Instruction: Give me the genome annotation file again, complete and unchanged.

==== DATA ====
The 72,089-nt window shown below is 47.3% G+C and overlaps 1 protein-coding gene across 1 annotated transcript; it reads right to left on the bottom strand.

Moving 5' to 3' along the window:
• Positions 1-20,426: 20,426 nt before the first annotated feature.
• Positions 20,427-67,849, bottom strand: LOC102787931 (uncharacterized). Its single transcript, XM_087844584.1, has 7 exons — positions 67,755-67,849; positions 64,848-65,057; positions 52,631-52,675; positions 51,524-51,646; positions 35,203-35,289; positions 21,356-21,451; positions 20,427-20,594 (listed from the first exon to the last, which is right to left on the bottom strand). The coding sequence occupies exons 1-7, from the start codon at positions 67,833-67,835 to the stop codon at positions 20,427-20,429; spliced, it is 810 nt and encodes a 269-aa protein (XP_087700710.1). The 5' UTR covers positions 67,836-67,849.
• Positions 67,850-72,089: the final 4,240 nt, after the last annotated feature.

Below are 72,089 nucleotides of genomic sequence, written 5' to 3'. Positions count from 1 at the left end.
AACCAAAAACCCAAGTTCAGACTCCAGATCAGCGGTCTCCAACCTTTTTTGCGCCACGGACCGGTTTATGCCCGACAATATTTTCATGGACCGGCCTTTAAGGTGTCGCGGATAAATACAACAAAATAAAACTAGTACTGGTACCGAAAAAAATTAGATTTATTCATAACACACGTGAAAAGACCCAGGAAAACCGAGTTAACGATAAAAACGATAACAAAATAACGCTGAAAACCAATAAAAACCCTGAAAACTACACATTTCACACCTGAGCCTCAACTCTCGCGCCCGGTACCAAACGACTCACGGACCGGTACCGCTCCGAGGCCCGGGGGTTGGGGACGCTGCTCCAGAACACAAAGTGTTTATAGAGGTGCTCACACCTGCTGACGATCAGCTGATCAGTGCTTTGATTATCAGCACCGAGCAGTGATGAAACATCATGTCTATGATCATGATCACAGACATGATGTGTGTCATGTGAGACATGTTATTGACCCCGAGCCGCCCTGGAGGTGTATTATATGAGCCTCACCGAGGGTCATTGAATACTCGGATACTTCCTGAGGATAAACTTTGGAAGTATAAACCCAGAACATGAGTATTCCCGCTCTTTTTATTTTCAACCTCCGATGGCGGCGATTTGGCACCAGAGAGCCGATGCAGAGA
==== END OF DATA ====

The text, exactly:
The 72,089-nt window shown below is 47.3% G+C and overlaps 1 protein-coding gene across 1 annotated transcript; it reads right to left on the bottom strand.

Moving 5' to 3' along the window:
• Positions 1-20,426: 20,426 nt before the first annotated feature.
• Positions 20,427-67,849, bottom strand: LOC102787931 (uncharacterized). Its single transcript, XM_087844584.1, has 7 exons — positions 67,755-67,849; positions 64,848-65,057; positions 52,631-52,675; positions 51,524-51,646; positions 35,203-35,289; positions 21,356-21,451; positions 20,427-20,594 (listed from the first exon to the last, which is right to left on the bottom strand). The coding sequence occupies exons 1-7, from the start codon at positions 67,833-67,835 to the stop codon at positions 20,427-20,429; spliced, it is 810 nt and encodes a 269-aa protein (XP_087700710.1). The 5' UTR covers positions 67,836-67,849.
• Positions 67,850-72,089: the final 4,240 nt, after the last annotated feature.

Below are 72,089 nucleotides of genomic sequence, written 5' to 3'. Positions count from 1 at the left end.
AACCAAAAACCCAAGTTCAGACTCCAGATCAGCGGTCTCCAACCTTTTTTGCGCCACGGACCGGTTTATGCCCGACAATATTTTCATGGACCGGCCTTTAAGGTGTCGCGGATAAATACAACAAAATAAAACTAGTACTGGTACCGAAAAAAATTAGATTTATTCATAACACACGTGAAAAGACCCAGGAAAACCGAGTTAACGATAAAAACGATAACAAAATAACGCTGAAAACCAATAAAAACCCTGAAAACTACACATTTCACACCTGAGCCTCAACTCTCGCGCCCGGTACCAAACGACTCACGGACCGGTACCGCTCCGAGGCCCGGGGGTTGGGGACGCTGCTCCAGAACACAAAGTGTTTATAGAGGTGCTCACACCTGCTGACGATCAGCTGATCAGTGCTTTGATTATCAGCACCGAGCAGTGATGAAACATCATGTCTATGATCATGATCACAGACATGATGTGTGTCATGTGAGACATGTTATTGACCCCGAGCCGCCCTGGAGGTGTATTATATGAGCCTCACCGAGGGTCATTGAATACTCGGATACTTCCTGAGGATAAACTTTGGAAGTATAAACCCAGAACATGAGTATTCCCGCTCTTTTTATTTTCAACCTCCGATGGCGGCGATTTGGCACCAGAGAGCCGATGCAGAGA